At long last Tom's Bildak black salty licorice from Denmark are back in stock. We were trying to figure out how to describe the taste today and we remain stumped about what descriptive phrases to us, so I'll just free form it. They start off hard and become a bit softer and more rounded fairly quickly. As you are eating them they get stuck to the roof of your mouth. For me at least, it was impossible to remove, but I didn't mind that in fact I prefer that to trying to pry it out of my teeth ! There is a flavor component that I could only identify as being the characteristic that makes me love the flavors of black current and juniper. A sweet bitterness? It must be in the secret 'flavorings' mix. The gum arabic makes them very smooth and slick, no roughness or uneven flavors. We like them very much! You can BUY Tom's Bildak black salty licorice from Denmark here!
The following exceeding good article about licorice is from an organic licorice company that I am going to start working with.
The Unique Properties of (Real) Licorice
Licorice enjoys a rare position in the long catalog of plants used by mankind. We use it as a candy, a sweetener and flavoring agent, and in both modern and traditional medicine as a natural herbal remedy to treat heartburn, coughs, various kinds of gastritis, acid reflux, even stomach ulcers. An extract of licorice is commonly used in the UK and other parts of Europe in the treatment of such ulcers, and the root has long been the home remedy for heartburn and acid reflux.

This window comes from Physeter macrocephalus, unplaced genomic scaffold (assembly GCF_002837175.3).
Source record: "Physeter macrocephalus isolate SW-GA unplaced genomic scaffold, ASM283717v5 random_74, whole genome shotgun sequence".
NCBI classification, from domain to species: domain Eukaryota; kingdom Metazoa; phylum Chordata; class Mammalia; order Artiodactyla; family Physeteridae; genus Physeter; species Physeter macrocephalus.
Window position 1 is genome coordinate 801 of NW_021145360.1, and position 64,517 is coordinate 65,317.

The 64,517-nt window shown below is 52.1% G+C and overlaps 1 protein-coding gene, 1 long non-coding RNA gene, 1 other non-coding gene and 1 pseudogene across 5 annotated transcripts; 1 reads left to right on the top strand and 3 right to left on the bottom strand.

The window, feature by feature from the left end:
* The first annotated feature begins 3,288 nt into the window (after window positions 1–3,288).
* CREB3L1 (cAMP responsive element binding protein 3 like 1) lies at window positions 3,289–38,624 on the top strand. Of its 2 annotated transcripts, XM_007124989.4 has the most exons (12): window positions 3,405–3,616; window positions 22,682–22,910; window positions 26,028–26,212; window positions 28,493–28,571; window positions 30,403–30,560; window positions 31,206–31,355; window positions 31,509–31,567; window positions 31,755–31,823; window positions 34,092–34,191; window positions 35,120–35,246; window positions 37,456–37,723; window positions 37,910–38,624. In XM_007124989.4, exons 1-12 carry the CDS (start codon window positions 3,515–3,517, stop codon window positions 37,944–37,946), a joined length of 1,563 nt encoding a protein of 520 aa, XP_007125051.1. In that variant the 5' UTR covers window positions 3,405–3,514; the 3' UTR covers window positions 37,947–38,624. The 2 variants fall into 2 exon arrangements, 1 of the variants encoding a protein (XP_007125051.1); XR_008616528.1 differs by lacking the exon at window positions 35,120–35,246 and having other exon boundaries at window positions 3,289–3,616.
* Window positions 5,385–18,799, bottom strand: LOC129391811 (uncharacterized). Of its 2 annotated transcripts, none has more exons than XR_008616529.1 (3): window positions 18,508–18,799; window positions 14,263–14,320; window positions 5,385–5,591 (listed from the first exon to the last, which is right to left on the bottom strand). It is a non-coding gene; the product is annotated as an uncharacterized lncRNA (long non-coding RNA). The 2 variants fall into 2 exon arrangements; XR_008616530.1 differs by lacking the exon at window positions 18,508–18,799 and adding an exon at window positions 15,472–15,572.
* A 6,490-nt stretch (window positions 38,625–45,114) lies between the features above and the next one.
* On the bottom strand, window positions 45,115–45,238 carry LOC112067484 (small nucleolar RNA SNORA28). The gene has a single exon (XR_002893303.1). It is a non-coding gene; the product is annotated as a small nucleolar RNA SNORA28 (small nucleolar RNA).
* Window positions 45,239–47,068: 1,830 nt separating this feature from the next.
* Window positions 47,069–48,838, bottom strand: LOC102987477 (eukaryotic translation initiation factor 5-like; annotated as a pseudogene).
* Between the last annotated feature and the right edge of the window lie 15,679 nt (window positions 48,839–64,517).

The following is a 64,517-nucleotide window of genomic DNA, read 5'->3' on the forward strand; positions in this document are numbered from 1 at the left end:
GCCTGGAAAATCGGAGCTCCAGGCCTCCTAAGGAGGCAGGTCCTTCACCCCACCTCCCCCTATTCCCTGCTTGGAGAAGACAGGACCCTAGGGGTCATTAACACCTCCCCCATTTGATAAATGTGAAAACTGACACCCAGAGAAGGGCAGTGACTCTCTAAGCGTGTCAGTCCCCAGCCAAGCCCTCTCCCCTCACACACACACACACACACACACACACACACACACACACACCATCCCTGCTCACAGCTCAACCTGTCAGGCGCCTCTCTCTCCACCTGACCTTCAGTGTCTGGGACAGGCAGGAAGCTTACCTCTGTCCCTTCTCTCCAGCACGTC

Real licorice has a strong and distinctive sweet flavor that has been prized for its own sake and its soothing qualities for centuries. Napoleon sucked on licorice sticks because he liked them. The Egyptian pharaoh, Tutankhamen, was buried with a substantial quantity of licorice for use in the afterlife (whether this was for its value as a candy or as medicine, or both, we don’t know).
In short, real licorice not only tastes good, it’s also good for you.
Not All Licorice Is Licorice
When you buy licorice candy in your local supermarket or candy store, what exactly are you buying? If you live in the United States, the chances are it isn’t licorice. So-called “licorice” candy is flavored with anise (the same herb that gives Pernod its distinctive flavor) or synthetic substitutes. Sugar then becomes a major ingredient, since anise lacks the sweetness of real licorice. Oddly enough, although actual licorice extract is produced in the United States, 90% or more is used to flavor other things, such as cough medicines and (believe it or not) tobacco. Even if you do manage to find the real thing, it will almost certainly have been chemically altered in various ways. (See “Deglycyrrhizinated Licorice (DGL)” for more information.) Only licorice extract in its pure, original form can be certified organic